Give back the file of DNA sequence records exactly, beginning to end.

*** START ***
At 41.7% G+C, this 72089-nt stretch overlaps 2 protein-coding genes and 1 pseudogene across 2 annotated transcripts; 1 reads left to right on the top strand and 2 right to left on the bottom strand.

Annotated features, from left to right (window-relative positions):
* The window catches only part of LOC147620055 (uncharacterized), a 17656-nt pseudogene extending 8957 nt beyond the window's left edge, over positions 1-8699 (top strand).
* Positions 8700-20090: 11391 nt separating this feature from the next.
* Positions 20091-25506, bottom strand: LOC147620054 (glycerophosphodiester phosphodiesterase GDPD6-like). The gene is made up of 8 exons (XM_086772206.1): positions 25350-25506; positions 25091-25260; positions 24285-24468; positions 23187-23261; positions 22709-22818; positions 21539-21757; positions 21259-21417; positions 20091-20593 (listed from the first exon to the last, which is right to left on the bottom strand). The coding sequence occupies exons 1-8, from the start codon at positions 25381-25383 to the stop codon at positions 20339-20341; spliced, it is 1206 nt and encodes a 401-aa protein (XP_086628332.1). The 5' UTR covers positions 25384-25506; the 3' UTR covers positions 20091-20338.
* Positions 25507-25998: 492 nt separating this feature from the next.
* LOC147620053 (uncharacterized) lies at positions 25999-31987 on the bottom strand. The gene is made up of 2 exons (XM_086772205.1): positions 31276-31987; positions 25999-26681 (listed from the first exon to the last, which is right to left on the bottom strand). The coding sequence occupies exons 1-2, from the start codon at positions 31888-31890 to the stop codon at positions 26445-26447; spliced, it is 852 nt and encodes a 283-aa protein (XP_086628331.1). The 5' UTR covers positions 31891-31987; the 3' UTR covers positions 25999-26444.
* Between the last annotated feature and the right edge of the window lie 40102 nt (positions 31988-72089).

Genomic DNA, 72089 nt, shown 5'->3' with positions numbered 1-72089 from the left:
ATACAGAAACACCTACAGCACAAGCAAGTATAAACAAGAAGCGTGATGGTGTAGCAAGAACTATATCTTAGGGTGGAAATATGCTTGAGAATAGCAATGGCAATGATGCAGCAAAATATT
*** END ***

At 41.7% G+C, this 72089-nt stretch overlaps 2 protein-coding genes and 1 pseudogene across 2 annotated transcripts; 1 reads left to right on the top strand and 2 right to left on the bottom strand.

Annotated features, from left to right (window-relative positions):
* The window catches only part of LOC147620055 (uncharacterized), a 17656-nt pseudogene extending 8957 nt beyond the window's left edge, over positions 1-8699 (top strand).
* Positions 8700-20090: 11391 nt separating this feature from the next.
* Positions 20091-25506, bottom strand: LOC147620054 (glycerophosphodiester phosphodiesterase GDPD6-like). The gene is made up of 8 exons (XM_086772206.1): positions 25350-25506; positions 25091-25260; positions 24285-24468; positions 23187-23261; positions 22709-22818; positions 21539-21757; positions 21259-21417; positions 20091-20593 (listed from the first exon to the last, which is right to left on the bottom strand). The coding sequence occupies exons 1-8, from the start codon at positions 25381-25383 to the stop codon at positions 20339-20341; spliced, it is 1206 nt and encodes a 401-aa protein (XP_086628332.1). The 5' UTR covers positions 25384-25506; the 3' UTR covers positions 20091-20338.
* Positions 25507-25998: 492 nt separating this feature from the next.
* LOC147620053 (uncharacterized) lies at positions 25999-31987 on the bottom strand. The gene is made up of 2 exons (XM_086772205.1): positions 31276-31987; positions 25999-26681 (listed from the first exon to the last, which is right to left on the bottom strand). The coding sequence occupies exons 1-2, from the start codon at positions 31888-31890 to the stop codon at positions 26445-26447; spliced, it is 852 nt and encodes a 283-aa protein (XP_086628331.1). The 5' UTR covers positions 31891-31987; the 3' UTR covers positions 25999-26444.
* Between the last annotated feature and the right edge of the window lie 40102 nt (positions 31988-72089).

Genomic DNA, 72089 nt, shown 5'->3' with positions numbered 1-72089 from the left:
ATACAGAAACACCTACAGCACAAGCAAGTATAAACAAGAAGCGTGATGGTGTAGCAAGAACTATATCTTAGGGTGGAAATATGCTTGAGAATAGCAATGGCAATGATGCAGCAAAATATT